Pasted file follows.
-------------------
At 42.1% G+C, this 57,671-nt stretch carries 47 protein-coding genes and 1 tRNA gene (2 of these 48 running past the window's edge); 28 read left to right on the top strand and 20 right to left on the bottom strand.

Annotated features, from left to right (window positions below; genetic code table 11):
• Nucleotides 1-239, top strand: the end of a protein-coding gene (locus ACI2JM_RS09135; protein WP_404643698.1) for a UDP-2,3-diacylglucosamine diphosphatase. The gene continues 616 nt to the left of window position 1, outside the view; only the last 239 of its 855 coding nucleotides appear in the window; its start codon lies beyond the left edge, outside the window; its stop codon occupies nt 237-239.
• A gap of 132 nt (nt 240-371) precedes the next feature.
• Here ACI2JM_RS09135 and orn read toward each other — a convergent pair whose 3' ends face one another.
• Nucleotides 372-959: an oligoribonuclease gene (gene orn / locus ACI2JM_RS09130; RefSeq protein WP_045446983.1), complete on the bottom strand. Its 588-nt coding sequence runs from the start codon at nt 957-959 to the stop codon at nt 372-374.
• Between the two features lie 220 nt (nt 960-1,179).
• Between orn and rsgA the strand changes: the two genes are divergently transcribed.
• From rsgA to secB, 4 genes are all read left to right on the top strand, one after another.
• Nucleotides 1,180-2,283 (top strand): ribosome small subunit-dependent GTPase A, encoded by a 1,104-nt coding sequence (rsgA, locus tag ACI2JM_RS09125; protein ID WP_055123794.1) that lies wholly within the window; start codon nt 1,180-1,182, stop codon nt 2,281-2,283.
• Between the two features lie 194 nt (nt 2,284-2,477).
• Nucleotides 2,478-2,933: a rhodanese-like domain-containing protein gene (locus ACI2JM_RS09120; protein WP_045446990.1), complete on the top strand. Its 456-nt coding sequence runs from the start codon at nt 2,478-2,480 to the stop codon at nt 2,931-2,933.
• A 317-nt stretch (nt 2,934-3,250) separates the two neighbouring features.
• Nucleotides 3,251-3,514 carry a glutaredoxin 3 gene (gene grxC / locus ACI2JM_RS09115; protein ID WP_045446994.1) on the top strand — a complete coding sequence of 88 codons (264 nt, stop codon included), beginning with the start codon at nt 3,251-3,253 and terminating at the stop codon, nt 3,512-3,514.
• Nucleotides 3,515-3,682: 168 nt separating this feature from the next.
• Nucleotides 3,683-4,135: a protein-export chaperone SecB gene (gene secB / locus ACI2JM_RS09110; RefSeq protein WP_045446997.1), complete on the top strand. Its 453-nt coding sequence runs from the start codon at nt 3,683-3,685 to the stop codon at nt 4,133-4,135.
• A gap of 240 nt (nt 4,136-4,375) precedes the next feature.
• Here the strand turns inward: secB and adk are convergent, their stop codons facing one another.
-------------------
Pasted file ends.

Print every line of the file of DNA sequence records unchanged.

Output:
At 42.1% G+C, this 57,671-nt stretch carries 47 protein-coding genes and 1 tRNA gene (2 of these 48 running past the window's edge); 28 read left to right on the top strand and 20 right to left on the bottom strand.

Annotated features, from left to right (window positions below; genetic code table 11):
• Nucleotides 1-239, top strand: the end of a protein-coding gene (locus ACI2JM_RS09135; protein WP_404643698.1) for a UDP-2,3-diacylglucosamine diphosphatase. The gene continues 616 nt to the left of window position 1, outside the view; only the last 239 of its 855 coding nucleotides appear in the window; its start codon lies beyond the left edge, outside the window; its stop codon occupies nt 237-239.
• A gap of 132 nt (nt 240-371) precedes the next feature.
• Here ACI2JM_RS09135 and orn read toward each other — a convergent pair whose 3' ends face one another.
• Nucleotides 372-959: an oligoribonuclease gene (gene orn / locus ACI2JM_RS09130; RefSeq protein WP_045446983.1), complete on the bottom strand. Its 588-nt coding sequence runs from the start codon at nt 957-959 to the stop codon at nt 372-374.
• Between the two features lie 220 nt (nt 960-1,179).
• Between orn and rsgA the strand changes: the two genes are divergently transcribed.
• From rsgA to secB, 4 genes are all read left to right on the top strand, one after another.
• Nucleotides 1,180-2,283 (top strand): ribosome small subunit-dependent GTPase A, encoded by a 1,104-nt coding sequence (rsgA, locus tag ACI2JM_RS09125; protein ID WP_055123794.1) that lies wholly within the window; start codon nt 1,180-1,182, stop codon nt 2,281-2,283.
• Between the two features lie 194 nt (nt 2,284-2,477).
• Nucleotides 2,478-2,933: a rhodanese-like domain-containing protein gene (locus ACI2JM_RS09120; protein WP_045446990.1), complete on the top strand. Its 456-nt coding sequence runs from the start codon at nt 2,478-2,480 to the stop codon at nt 2,931-2,933.
• A 317-nt stretch (nt 2,934-3,250) separates the two neighbouring features.
• Nucleotides 3,251-3,514 carry a glutaredoxin 3 gene (gene grxC / locus ACI2JM_RS09115; protein ID WP_045446994.1) on the top strand — a complete coding sequence of 88 codons (264 nt, stop codon included), beginning with the start codon at nt 3,251-3,253 and terminating at the stop codon, nt 3,512-3,514.
• Nucleotides 3,515-3,682: 168 nt separating this feature from the next.
• Nucleotides 3,683-4,135: a protein-export chaperone SecB gene (gene secB / locus ACI2JM_RS09110; RefSeq protein WP_045446997.1), complete on the top strand. Its 453-nt coding sequence runs from the start codon at nt 3,683-3,685 to the stop codon at nt 4,133-4,135.
• A gap of 240 nt (nt 4,136-4,375) precedes the next feature.
• Here the strand turns inward: secB and adk are convergent, their stop codons facing one another.